• Potential for tax-deferred growth. It can provide tax-deferred growth, access to cash during your lifetime, and a guaranteed death benefit.
  • Riders for extra coverage. Rider allows you to customize your cash value life insurance policy to meet your specific needs. They can provide protection against risks, such as disability or long-term care expenses.


  • Premium cost. It is typically higher than term life insurance premiums since you’re paying for the added benefits of the cash value account. If you don’t need insurance for the duration of your life and you don’t care about the added cash value, term life insurance will be a better option for you.
  • Growth of cash value. The growth of the cash value account is based on the performance of the underlying investments, so it’s not guaranteed. If the investments don’t perform well, the cash value may not grow as expected.
  • Taxes and fees. The cash value account may be subject to taxes and fees, depending on how it’s structured. This can impact your overall return on investment.
  • Cash value is not for beneficiaries in most cases. The death benefit is paid to your beneficiaries, not the cash value.

The pros and cons of this insurance policy should be carefully considered before you decide if it’s the right option for you.

How Much Does Cash Value Life Insurance Cost?

The cost of cash value life insurance can vary depending on several factors. This includes your age, health, ZIP code, and the size of the coverage. As a rough estimate, you can expect to pay anywhere from $100 to $500 per month, or more. The best way to get an accurate estimate is to talk to a financial professional and get quotes from different insurance companies.

How to Buy Cash Value Life Insurance

If you’re interested in purchasing this insurance policy, there are a few steps you can take. First, you’ll need to determine how much coverage you need and what type of policy is right for you. Next, you can get quotes from different insurance companies and compare the costs and benefits of each option.

Finally, contact an insurer or a licensed agent to discuss, apply for the policy, and go through the underwriting process. This involves answering questions about your health and medical history.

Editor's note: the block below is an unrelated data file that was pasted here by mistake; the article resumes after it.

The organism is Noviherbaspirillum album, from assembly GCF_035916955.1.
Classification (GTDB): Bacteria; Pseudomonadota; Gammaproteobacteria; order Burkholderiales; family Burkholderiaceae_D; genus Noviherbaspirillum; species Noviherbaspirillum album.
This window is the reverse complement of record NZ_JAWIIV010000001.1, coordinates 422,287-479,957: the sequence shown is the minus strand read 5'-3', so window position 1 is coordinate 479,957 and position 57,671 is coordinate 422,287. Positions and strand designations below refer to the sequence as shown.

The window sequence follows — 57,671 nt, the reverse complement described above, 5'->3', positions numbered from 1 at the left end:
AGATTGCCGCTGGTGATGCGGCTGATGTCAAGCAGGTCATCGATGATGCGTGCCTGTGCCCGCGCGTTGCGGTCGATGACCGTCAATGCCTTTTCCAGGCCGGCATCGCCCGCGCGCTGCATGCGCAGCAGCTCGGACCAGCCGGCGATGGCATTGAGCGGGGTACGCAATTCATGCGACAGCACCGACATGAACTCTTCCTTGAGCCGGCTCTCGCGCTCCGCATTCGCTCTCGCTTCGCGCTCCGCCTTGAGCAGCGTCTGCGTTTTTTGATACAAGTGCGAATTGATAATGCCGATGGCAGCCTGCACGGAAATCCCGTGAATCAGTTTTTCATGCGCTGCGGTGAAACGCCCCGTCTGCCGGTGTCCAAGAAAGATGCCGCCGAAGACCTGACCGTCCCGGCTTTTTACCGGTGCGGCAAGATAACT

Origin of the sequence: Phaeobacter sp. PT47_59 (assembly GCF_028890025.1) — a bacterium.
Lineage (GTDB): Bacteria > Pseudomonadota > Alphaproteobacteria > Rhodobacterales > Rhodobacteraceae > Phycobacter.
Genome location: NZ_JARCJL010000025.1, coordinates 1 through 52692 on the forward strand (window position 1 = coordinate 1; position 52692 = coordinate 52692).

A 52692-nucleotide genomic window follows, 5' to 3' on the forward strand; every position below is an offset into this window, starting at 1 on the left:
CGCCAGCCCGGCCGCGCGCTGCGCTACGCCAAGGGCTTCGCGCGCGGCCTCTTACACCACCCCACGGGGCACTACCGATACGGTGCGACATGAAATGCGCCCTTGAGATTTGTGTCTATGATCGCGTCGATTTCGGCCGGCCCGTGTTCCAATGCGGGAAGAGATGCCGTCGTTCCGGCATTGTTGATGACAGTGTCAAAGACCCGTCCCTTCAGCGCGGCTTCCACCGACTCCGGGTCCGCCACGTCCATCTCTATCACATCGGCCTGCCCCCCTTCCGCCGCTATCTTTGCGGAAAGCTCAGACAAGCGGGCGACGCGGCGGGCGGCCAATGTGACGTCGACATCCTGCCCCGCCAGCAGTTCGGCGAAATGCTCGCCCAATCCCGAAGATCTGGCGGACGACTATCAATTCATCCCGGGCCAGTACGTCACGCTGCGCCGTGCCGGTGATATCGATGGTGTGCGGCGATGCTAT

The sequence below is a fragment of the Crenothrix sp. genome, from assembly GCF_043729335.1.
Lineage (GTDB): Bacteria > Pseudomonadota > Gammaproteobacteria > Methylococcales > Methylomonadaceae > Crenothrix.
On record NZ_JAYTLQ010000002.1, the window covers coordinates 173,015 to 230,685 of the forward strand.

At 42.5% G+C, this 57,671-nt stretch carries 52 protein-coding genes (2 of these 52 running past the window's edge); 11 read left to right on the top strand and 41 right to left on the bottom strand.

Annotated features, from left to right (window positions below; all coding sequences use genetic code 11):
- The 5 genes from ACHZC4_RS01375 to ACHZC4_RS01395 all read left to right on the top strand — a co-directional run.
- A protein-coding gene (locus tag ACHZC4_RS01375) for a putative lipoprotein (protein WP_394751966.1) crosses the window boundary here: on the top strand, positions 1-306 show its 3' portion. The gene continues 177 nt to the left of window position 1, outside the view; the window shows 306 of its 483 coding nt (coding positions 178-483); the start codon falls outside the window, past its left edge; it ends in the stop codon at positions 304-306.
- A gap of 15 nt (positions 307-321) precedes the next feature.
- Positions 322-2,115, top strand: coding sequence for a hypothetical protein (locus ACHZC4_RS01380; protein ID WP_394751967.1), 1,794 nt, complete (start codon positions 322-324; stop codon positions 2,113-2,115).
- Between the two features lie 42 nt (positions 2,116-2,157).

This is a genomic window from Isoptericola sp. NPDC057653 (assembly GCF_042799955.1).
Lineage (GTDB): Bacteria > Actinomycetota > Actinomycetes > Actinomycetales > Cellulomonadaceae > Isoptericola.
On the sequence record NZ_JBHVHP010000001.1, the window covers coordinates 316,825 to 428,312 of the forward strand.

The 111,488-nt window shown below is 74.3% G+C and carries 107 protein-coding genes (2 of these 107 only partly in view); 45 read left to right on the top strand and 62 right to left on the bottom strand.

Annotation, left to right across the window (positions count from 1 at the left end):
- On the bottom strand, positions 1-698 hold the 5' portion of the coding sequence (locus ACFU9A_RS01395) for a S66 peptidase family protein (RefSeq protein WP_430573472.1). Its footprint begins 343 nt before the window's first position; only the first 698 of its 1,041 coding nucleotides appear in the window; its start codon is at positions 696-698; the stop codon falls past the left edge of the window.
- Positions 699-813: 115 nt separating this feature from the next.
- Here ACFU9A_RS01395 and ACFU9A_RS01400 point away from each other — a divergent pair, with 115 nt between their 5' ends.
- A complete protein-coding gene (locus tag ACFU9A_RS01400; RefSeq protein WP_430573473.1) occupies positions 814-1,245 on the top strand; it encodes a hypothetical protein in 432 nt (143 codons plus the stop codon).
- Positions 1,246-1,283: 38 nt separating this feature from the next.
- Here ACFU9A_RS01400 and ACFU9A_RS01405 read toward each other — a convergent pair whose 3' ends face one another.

How does cash value accumulate?

Cash value accumulates through a portion of your premium payments, which are invested by the insurance company in a variety of assets such as stocks, bonds, or money market funds. The cash value grows tax-deferred, meaning you don’t pay taxes on the growth until you withdraw it.

How can I access the cash value of my policy?

You can access the cash value of your policy through policy loans or withdrawals. Policy loans allow you to borrow against the cash value of your policy, while withdrawals involve taking out a portion of the cash value. Both options have implications for the policy’s death benefit and may be subject to interest or fees.

What happens if I surrender my cash value life insurance policy?

If you surrender your cash value life insurance policy, you’ll receive the cash surrender value, which is the amount of cash value accumulated minus any surrender charges or fees imposed by the insurance company. Surrendering the policy terminates coverage, so it’s essential to consider the implications before making this decision.

Can I use the cash value of my policy to pay premiums?

Depending on the type of policy you have, you may have the option to use the cash value to pay premiums. This feature, known as “premium offset,” allows you to reduce or eliminate out-of-pocket premium payments by using the cash value to cover the cost of insurance.

Is cash value life insurance right for me?

Whether cash value life insurance is right for you depends on your financial goals, risk tolerance, and insurance needs. It’s essential to carefully evaluate the features and costs of different policies. Also, consult with a financial advisor to determine the best option for your specific situation.